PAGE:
evolve irregularly in a way that allows their the time. The paradigm of the stochastic climate

interpretation as ¬nite-amplitude noise. model is that this omnipresent noise causes the

In general, the dissipative character of the system to vary on all time and space scales,

system guarantees its ˜stationarity.™ That is, it does independently of the degree of nonlinearity of the

not ˜run away™ from the region of phase space that climate™s dynamics.

it currently occupies, an effect that can happen in

general nonlinear systems or in linearly unstable

systems. The two factors, noise and damping, 1.2 Some Typical Problems and

Concepts

are the elements required for the interpretation of

climate as a stationary stochastic system (see also

1.2.0 Introduction. The following examples,

Section 10.4).

Under what circumstances should the output which we have subjectively chosen as being

of climate models be considered stochastic? A typical of problems encountered in climate

major difference between the real climate and any research, illustrate the need for statistical analysis

climate model is the size of the phase space. The in atmospheric and climatic research. The order

phase space of a model is much smaller than that of of the examples is somewhat random and it is

the real climate system because the model™s phase certainly not a must to read all of them; the purpose

space is truncated in both space and time. That is, of this ˜potpourri™ is to offer a ¬‚avour of typical

the background noise, due to unknown factors, is questions, answers, and errors.

missing. Therefore a model run can be repeated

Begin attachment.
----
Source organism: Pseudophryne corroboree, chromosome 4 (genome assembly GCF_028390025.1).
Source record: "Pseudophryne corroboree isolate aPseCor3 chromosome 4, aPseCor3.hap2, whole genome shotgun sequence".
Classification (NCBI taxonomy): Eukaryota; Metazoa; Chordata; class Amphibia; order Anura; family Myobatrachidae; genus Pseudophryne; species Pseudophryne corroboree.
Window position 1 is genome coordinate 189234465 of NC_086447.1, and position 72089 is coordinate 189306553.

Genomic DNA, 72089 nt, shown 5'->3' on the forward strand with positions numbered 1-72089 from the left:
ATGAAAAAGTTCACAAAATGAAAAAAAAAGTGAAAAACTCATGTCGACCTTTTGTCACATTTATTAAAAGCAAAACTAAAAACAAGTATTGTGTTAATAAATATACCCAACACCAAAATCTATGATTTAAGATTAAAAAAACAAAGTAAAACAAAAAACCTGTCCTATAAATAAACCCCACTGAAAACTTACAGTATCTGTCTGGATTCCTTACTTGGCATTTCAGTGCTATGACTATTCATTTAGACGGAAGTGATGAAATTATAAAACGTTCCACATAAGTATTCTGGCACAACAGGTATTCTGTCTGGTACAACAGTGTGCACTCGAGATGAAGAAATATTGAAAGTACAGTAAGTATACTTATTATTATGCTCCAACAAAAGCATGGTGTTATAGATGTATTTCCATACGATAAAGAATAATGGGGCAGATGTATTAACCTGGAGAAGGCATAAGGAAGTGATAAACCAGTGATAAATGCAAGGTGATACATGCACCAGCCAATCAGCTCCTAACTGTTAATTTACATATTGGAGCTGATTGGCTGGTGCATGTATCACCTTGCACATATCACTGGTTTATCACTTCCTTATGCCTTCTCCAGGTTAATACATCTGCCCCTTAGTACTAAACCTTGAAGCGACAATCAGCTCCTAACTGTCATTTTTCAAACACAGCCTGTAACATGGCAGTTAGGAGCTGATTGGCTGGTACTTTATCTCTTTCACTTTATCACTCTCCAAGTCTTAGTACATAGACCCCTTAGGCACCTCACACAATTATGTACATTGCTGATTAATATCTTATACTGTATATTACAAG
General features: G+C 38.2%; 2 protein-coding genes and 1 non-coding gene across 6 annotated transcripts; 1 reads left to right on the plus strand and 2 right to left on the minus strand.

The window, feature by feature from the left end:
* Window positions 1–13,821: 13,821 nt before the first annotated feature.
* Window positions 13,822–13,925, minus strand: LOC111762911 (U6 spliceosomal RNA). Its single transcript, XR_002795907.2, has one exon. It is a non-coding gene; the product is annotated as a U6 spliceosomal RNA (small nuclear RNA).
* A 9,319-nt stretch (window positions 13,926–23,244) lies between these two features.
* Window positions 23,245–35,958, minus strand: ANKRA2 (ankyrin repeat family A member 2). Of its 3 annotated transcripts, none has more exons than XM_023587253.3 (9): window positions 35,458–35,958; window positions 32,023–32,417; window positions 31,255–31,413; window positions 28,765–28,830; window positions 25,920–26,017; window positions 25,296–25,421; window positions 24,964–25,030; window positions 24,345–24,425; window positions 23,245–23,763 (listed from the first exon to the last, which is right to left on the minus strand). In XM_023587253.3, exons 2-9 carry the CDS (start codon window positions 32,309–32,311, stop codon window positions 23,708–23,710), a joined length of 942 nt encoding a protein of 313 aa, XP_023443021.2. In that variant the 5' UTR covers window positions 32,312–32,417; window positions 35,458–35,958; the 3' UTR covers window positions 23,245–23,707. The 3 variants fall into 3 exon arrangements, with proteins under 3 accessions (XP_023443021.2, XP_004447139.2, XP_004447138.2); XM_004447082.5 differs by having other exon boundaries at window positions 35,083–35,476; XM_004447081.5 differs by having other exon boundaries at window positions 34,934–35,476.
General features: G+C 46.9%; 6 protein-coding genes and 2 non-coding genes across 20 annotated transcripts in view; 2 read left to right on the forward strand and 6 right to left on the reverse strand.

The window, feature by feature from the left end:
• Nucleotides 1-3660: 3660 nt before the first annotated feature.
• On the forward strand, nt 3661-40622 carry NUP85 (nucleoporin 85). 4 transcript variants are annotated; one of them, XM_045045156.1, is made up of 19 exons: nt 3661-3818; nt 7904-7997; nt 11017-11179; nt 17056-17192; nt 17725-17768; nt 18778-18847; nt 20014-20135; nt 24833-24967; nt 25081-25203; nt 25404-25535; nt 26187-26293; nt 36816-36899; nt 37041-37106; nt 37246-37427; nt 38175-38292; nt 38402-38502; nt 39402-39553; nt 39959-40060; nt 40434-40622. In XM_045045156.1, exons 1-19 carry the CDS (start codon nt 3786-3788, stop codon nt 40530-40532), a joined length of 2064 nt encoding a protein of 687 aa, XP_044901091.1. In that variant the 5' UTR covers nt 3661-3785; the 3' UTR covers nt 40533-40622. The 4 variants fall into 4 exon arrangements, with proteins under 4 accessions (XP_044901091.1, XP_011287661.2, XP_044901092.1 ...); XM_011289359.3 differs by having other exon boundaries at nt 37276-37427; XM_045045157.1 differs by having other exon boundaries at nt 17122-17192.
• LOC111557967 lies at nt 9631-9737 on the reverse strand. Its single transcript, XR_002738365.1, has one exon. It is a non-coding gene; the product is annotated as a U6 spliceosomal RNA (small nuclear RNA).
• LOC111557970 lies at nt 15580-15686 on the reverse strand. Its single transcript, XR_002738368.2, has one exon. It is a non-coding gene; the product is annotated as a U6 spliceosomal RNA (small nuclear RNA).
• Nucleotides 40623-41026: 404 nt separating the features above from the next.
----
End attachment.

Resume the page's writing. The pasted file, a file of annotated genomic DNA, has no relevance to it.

with identical results, provided that the computing 1.2.1 The Mean Climate State: Interpretation

environment is unchanged and the same initial and Estimation. From the point of view of

conditions are used. To make the climate model the climatologist, the most fundamental statistical

output realistic we need to make the model parameter is the mean state. This seemingly trivial

unpredictable. Most Ocean General Circulation animal in the statistical zoo has considerable

Models are strongly dissipative and behave almost complexity in the climatological context.

linearly. Explicit noise must therefore be added First, the computed mean is not entirely reliable

to the system as an explicit forcing term to as an estimate of the climate system™s true long-

create statistical variations in the simulated system term mean state. The computed mean will contain

(see, for instance [276] or [418]). In dynamical errors caused by taking observations over a limited

atmospheric models (as opposed to energy-balance observing period, at discrete times and a ¬nite

models) the nonlinearities are strong enough to number of locations. It may also be affected

by the presence of instrumental, recording, and

2 The gravity wave drag maintains an exchange of

momentum between the solid earth and the atmosphere, which

3 Inaudil et al. [194] claimed to have identi¬ed a Lausanne

is transported by means of vertically propagating gravity waves.